I've looked over this thread many times, and in fact built a nice system nearly identical to it. Alas, my element has burnt out after a few months. I had bought it from Lowe's, so who knows if it was low density, but it seemed to do fine without scorching. My question today is what should I replace it with? Does anyone know of a low density 2000W 120V element?

 
Reply With Quote
Old 11-30-2010, 01:31 PM   #498
Reelale
Recipes 
 
Sep 2009
Posts: 17,765
Liked 1374 Times on 1332 Posts


I use the 1500W LD element from Plumbingsupply.com. It works fine.

 
Reply With Quote
Old 11-30-2010, 02:16 PM   #499
ChuckO
HBT_LIFETIMESUPPORTER.png
 
ChuckO's Avatar
Recipes 
 
Oct 2008
Keyrock, WV
Posts: 1,018
Liked 142 Times on 101 Posts


Quote:
Originally Posted by Ohio-Ed View Post
Hopefully someone will chime in that knows the answer.

I'm interested in how it would be different than what we are doing with water heater elements in our HLTs?

Ed
According to the people who installed my water conditioning system the hot water from the water heater might have a number of problems.

1. Excess aluminum or magnesium from the anode. If your water is reactive in any way it will contain minerals from the anode that were dissolved by electrolysis to prevent corrosion of the tank and fittings.

2. Hot water tanks quite often have sulfur reducing bacteria as it is a good environment for them.

3. Most minerals concentrate near the bottom of the water heater, changing the entire mineral balance. This may be good or bad, depending upon what beer you are making.

As a test, pour a glass of water from the cold tap, one from the hot tap and one from the drain on the hot water tank. Cover them and let stand a couple of hours. Look for dissolved gas coming out of suspension. Then taste compare the three samples. Make up your own mind as to which samples are acceptable to you for brewing. Personally I can taste quite a difference and choose to use only cold water in my brewing.

 
Reply With Quote
Old 11-30-2010, 02:42 PM   #500
Ohio-Ed
HBT_LIFETIMESUPPORTER.png
 
Ohio-Ed's Avatar
Recipes 
 
Nov 2008
Posts: 2,067
Liked 20 Times on 19 Posts


Quote:
Originally Posted by ChuckO View Post
According to the people who installed my water conditioning system the hot water from the water heater might have a number of problems.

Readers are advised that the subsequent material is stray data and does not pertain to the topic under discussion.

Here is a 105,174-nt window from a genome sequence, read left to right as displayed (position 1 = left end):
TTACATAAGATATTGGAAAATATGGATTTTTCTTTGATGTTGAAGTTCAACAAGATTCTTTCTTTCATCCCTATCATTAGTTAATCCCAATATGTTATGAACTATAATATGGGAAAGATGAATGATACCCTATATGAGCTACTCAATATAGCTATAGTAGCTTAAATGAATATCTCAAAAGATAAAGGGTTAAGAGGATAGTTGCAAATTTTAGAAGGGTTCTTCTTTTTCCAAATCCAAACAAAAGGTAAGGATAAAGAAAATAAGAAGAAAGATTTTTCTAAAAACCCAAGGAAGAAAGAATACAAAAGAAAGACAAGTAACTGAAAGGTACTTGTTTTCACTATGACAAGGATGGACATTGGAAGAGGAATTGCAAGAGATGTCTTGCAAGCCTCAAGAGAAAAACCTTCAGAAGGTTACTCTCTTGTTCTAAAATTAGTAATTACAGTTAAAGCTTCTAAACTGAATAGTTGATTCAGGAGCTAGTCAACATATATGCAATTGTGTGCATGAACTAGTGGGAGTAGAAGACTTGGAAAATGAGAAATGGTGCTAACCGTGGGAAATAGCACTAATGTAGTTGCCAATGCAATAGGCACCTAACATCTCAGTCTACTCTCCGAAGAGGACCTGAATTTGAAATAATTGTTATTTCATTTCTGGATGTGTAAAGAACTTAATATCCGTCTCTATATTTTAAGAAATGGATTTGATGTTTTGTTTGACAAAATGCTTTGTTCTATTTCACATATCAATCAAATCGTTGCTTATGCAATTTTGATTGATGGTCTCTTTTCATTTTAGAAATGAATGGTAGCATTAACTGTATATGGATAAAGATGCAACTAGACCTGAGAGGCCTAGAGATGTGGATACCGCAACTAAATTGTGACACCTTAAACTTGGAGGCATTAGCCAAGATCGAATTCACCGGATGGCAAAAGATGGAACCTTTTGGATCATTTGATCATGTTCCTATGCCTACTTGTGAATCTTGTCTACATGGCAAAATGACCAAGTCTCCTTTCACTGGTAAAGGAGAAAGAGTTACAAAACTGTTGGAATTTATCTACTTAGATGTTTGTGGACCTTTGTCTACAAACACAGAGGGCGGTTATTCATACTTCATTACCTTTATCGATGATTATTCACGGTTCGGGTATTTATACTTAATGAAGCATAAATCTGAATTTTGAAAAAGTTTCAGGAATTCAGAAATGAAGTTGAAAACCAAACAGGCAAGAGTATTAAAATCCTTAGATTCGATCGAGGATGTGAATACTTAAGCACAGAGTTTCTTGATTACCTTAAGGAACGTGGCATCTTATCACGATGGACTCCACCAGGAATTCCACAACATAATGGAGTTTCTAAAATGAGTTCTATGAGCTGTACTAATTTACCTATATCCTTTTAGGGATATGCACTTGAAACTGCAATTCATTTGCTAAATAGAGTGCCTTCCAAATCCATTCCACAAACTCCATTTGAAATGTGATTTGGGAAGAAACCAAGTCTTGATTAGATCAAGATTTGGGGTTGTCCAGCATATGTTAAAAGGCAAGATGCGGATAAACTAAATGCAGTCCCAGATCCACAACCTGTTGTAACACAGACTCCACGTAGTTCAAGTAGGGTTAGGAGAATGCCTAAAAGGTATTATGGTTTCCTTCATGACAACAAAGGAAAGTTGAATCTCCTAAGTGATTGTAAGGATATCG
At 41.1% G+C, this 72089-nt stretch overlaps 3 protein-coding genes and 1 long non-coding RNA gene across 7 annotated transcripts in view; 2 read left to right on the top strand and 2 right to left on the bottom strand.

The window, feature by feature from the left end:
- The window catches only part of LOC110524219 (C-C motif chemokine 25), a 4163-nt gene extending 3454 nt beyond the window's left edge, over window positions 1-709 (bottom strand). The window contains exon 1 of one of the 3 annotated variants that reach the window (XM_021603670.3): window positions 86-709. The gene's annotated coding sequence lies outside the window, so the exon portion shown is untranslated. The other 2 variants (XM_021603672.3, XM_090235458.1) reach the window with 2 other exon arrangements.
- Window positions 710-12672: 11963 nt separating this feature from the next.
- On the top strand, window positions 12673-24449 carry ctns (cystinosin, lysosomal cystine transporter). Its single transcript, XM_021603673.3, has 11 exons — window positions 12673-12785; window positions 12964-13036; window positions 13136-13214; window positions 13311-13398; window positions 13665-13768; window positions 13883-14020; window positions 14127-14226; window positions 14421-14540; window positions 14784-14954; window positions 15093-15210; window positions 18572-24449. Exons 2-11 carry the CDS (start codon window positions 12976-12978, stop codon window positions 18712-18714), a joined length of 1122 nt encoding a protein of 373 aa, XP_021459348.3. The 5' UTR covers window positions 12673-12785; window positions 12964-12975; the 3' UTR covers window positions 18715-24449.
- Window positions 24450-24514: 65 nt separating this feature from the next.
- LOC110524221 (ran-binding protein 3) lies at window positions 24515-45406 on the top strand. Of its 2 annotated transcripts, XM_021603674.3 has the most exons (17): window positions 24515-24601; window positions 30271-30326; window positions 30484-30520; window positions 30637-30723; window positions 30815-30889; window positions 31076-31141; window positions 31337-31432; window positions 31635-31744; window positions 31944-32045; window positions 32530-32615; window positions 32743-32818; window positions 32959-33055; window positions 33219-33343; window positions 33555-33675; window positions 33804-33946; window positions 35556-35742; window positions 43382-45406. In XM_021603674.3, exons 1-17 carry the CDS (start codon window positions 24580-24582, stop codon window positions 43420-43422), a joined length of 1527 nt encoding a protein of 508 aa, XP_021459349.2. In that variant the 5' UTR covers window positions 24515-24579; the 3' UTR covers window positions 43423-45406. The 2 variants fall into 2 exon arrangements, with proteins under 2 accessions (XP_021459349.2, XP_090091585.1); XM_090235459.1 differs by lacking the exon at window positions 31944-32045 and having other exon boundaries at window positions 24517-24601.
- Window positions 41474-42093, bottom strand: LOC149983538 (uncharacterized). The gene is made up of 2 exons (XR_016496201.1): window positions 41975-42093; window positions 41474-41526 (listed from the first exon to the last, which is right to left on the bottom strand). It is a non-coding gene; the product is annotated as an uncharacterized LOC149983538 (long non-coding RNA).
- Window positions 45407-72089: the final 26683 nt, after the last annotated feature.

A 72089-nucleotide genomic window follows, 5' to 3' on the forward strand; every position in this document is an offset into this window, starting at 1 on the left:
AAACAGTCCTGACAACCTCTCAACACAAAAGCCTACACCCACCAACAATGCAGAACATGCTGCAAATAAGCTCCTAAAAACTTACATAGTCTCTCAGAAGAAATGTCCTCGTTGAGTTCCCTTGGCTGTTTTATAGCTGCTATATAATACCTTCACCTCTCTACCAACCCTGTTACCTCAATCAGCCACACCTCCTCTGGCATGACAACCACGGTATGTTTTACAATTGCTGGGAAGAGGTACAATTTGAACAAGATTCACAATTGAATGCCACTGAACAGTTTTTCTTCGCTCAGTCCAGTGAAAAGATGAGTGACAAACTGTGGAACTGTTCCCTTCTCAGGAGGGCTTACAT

1. Excess aluminum or magnesium from the anode. If your water is reactive in any way it will contain minerals from the anode that were dissolved by electrolysis to prevent corrosion of the tank and fittings.

2. Hot water tanks quite often have sulfur reducing bacteria as it is a good environment for them.

3. Most minerals concentrate near the bottom of the water heater, changing the entire mineral balance. This may be good or bad, depending upon what beer you are making.

As a test, pour a glass of water from the cold tap, one from the hot tap and one from the drain on the hot water tank. Cover them and let stand a couple of hours. Look for dissolved gas coming out of suspension. Then taste compare the three samples. Make up your own mind as to which samples are acceptable to you for brewing. Personally I can taste quite a difference and choose to use only cold water in my brewing.
All makes sense. Sorry for dragging this thread so far

This is a great thread so I suggest we try to get it back on track.

Thanks for all the replys. Sorry for the diversion Guy.

Ed



 
Reply With Quote
Reply
Thread Tools


Similar Threads
Thread Thread Starter Forum Replies Last Post
Brewrigs for dummies Brewmance Beginners Beer Brewing Forum 20 10-07-2011 05:24 PM
Kegging for Dummies BlackHat Bottling/Kegging 9 11-05-2009 02:06 AM
Kegging for Dummies Bru Equipment/Sanitation 4 07-24-2009 07:18 AM
kegging for dummies JBrady Bottling/Kegging 6 09-01-2008 02:36 PM
Sparging for Dummies buckeyebrewer All Grain & Partial Mash Brewing 10 04-26-2007 06:21 PM


Forum Jump